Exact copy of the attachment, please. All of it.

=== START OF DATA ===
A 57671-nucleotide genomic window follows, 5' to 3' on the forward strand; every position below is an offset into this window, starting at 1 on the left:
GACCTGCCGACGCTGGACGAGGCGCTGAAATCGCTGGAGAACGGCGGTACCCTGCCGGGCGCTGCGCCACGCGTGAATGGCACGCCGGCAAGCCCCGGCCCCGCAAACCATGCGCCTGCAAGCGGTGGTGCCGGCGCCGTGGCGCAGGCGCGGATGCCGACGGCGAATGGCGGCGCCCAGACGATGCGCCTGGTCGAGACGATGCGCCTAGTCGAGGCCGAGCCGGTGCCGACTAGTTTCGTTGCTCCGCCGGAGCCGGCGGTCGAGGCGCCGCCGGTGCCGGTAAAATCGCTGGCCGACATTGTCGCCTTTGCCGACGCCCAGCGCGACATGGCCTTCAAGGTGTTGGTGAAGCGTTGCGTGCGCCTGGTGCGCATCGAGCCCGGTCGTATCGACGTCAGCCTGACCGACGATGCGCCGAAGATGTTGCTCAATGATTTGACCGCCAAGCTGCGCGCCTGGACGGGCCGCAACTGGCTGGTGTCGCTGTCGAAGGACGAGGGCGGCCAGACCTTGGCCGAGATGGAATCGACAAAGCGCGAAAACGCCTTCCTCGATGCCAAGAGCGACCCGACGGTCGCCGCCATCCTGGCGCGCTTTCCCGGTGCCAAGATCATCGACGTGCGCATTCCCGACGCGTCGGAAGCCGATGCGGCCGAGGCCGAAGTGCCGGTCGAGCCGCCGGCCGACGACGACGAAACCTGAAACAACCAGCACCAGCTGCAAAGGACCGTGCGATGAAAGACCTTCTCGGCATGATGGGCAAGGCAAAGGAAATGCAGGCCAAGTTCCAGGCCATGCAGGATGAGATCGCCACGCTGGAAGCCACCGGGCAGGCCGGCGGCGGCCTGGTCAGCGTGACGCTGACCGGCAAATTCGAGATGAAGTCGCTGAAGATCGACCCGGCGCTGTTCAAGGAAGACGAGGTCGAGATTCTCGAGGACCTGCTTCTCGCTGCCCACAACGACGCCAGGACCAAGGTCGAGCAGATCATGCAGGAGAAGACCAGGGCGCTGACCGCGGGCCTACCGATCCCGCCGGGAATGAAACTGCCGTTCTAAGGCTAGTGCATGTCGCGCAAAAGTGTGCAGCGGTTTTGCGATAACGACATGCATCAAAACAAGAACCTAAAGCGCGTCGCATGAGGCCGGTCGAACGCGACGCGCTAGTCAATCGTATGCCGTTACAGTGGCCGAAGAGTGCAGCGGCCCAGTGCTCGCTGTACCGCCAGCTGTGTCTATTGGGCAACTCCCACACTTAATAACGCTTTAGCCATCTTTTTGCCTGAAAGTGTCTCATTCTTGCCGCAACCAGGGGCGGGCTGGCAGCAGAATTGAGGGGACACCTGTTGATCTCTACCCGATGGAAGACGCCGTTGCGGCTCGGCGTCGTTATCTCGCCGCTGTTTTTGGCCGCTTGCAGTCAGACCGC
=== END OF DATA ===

A 57671-nucleotide genomic window follows, 5' to 3' on the forward strand; every position below is an offset into this window, starting at 1 on the left:
GACCTGCCGACGCTGGACGAGGCGCTGAAATCGCTGGAGAACGGCGGTACCCTGCCGGGCGCTGCGCCACGCGTGAATGGCACGCCGGCAAGCCCCGGCCCCGCAAACCATGCGCCTGCAAGCGGTGGTGCCGGCGCCGTGGCGCAGGCGCGGATGCCGACGGCGAATGGCGGCGCCCAGACGATGCGCCTGGTCGAGACGATGCGCCTAGTCGAGGCCGAGCCGGTGCCGACTAGTTTCGTTGCTCCGCCGGAGCCGGCGGTCGAGGCGCCGCCGGTGCCGGTAAAATCGCTGGCCGACATTGTCGCCTTTGCCGACGCCCAGCGCGACATGGCCTTCAAGGTGTTGGTGAAGCGTTGCGTGCGCCTGGTGCGCATCGAGCCCGGTCGTATCGACGTCAGCCTGACCGACGATGCGCCGAAGATGTTGCTCAATGATTTGACCGCCAAGCTGCGCGCCTGGACGGGCCGCAACTGGCTGGTGTCGCTGTCGAAGGACGAGGGCGGCCAGACCTTGGCCGAGATGGAATCGACAAAGCGCGAAAACGCCTTCCTCGATGCCAAGAGCGACCCGACGGTCGCCGCCATCCTGGCGCGCTTTCCCGGTGCCAAGATCATCGACGTGCGCATTCCCGACGCGTCGGAAGCCGATGCGGCCGAGGCCGAAGTGCCGGTCGAGCCGCCGGCCGACGACGACGAAACCTGAAACAACCAGCACCAGCTGCAAAGGACCGTGCGATGAAAGACCTTCTCGGCATGATGGGCAAGGCAAAGGAAATGCAGGCCAAGTTCCAGGCCATGCAGGATGAGATCGCCACGCTGGAAGCCACCGGGCAGGCCGGCGGCGGCCTGGTCAGCGTGACGCTGACCGGCAAATTCGAGATGAAGTCGCTGAAGATCGACCCGGCGCTGTTCAAGGAAGACGAGGTCGAGATTCTCGAGGACCTGCTTCTCGCTGCCCACAACGACGCCAGGACCAAGGTCGAGCAGATCATGCAGGAGAAGACCAGGGCGCTGACCGCGGGCCTACCGATCCCGCCGGGAATGAAACTGCCGTTCTAAGGCTAGTGCATGTCGCGCAAAAGTGTGCAGCGGTTTTGCGATAACGACATGCATCAAAACAAGAACCTAAAGCGCGTCGCATGAGGCCGGTCGAACGCGACGCGCTAGTCAATCGTATGCCGTTACAGTGGCCGAAGAGTGCAGCGGCCCAGTGCTCGCTGTACCGCCAGCTGTGTCTATTGGGCAACTCCCACACTTAATAACGCTTTAGCCATCTTTTTGCCTGAAAGTGTCTCATTCTTGCCGCAACCAGGGGCGGGCTGGCAGCAGAATTGAGGGGACACCTGTTGATCTCTACCCGATGGAAGACGCCGTTGCGGCTCGGCGTCGTTATCTCGCCGCTGTTTTTGGCCGCTTGCAGTCAGACCGC